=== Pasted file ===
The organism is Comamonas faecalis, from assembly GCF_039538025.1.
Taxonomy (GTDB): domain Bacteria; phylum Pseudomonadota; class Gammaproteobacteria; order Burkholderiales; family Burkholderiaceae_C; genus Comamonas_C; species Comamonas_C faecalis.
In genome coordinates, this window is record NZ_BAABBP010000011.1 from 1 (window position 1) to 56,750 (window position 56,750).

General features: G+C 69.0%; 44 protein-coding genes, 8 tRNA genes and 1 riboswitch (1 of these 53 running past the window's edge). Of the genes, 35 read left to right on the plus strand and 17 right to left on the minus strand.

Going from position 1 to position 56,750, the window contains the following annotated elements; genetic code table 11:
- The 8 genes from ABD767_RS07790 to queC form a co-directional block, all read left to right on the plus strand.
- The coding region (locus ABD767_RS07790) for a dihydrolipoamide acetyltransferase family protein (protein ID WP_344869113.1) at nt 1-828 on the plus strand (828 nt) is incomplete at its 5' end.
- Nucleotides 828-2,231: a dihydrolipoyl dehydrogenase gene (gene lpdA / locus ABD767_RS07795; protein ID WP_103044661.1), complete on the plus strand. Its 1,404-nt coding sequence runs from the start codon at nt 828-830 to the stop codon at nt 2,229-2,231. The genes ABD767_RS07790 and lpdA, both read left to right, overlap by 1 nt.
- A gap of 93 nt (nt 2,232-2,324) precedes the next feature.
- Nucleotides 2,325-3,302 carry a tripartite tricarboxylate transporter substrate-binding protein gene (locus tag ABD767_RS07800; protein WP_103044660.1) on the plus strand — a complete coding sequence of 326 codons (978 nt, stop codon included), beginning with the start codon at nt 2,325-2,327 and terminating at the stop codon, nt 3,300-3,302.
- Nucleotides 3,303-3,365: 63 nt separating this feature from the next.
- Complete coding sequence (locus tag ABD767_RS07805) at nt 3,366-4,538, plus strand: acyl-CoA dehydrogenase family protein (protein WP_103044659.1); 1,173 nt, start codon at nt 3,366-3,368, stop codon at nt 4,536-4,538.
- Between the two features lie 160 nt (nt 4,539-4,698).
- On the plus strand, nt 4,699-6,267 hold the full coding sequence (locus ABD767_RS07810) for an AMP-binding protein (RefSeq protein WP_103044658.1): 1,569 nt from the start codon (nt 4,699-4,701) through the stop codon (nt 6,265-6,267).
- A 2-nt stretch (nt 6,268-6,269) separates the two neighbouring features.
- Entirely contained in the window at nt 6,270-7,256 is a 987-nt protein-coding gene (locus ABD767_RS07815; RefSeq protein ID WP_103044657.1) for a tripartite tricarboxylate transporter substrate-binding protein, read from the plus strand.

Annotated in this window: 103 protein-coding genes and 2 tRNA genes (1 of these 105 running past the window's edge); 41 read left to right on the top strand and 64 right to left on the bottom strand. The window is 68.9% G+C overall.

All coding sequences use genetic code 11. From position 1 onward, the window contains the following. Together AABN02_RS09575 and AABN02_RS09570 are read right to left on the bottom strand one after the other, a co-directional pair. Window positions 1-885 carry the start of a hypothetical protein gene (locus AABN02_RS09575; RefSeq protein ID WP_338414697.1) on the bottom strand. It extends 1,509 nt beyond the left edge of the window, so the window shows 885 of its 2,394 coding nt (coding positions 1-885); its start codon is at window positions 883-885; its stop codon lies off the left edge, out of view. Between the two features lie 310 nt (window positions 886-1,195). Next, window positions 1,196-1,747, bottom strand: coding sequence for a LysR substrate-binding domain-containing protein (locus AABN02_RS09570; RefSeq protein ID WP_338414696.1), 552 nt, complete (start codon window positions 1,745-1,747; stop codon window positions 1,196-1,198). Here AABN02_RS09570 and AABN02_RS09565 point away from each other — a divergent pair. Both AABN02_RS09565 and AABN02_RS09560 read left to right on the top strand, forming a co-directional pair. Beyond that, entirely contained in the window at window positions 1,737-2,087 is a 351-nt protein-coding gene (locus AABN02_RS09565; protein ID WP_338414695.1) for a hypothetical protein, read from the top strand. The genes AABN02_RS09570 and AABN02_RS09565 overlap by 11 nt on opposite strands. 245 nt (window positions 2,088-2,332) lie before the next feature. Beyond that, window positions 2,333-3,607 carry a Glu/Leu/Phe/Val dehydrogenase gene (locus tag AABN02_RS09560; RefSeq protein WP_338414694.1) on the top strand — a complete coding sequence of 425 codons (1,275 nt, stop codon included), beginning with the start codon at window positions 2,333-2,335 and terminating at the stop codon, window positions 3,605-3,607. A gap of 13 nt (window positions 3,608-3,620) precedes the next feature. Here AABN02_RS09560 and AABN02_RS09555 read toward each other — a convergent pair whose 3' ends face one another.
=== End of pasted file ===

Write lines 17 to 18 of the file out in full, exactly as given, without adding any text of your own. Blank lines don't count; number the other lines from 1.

Annotated in this window: 103 protein-coding genes and 2 tRNA genes (1 of these 105 running past the window's edge); 41 read left to right on the top strand and 64 right to left on the bottom strand. The window is 68.9% G+C overall.

All coding sequences use genetic code 11. From position 1 onward, the window contains the following. Together AABN02_RS09575 and AABN02_RS09570 are read right to left on the bottom strand one after the other, a co-directional pair. Window positions 1-885 carry the start of a hypothetical protein gene (locus AABN02_RS09575; RefSeq protein ID WP_338414697.1) on the bottom strand. It extends 1,509 nt beyond the left edge of the window, so the window shows 885 of its 2,394 coding nt (coding positions 1-885); its start codon is at window positions 883-885; its stop codon lies off the left edge, out of view. Between the two features lie 310 nt (window positions 886-1,195). Next, window positions 1,196-1,747, bottom strand: coding sequence for a LysR substrate-binding domain-containing protein (locus AABN02_RS09570; RefSeq protein ID WP_338414696.1), 552 nt, complete (start codon window positions 1,745-1,747; stop codon window positions 1,196-1,198). Here AABN02_RS09570 and AABN02_RS09565 point away from each other — a divergent pair. Both AABN02_RS09565 and AABN02_RS09560 read left to right on the top strand, forming a co-directional pair. Beyond that, entirely contained in the window at window positions 1,737-2,087 is a 351-nt protein-coding gene (locus AABN02_RS09565; protein ID WP_338414695.1) for a hypothetical protein, read from the top strand. The genes AABN02_RS09570 and AABN02_RS09565 overlap by 11 nt on opposite strands. 245 nt (window positions 2,088-2,332) lie before the next feature. Beyond that, window positions 2,333-3,607 carry a Glu/Leu/Phe/Val dehydrogenase gene (locus tag AABN02_RS09560; RefSeq protein WP_338414694.1) on the top strand — a complete coding sequence of 425 codons (1,275 nt, stop codon included), beginning with the start codon at window positions 2,333-2,335 and terminating at the stop codon, window positions 3,605-3,607. A gap of 13 nt (window positions 3,608-3,620) precedes the next feature. Here AABN02_RS09560 and AABN02_RS09555 read toward each other — a convergent pair whose 3' ends face one another.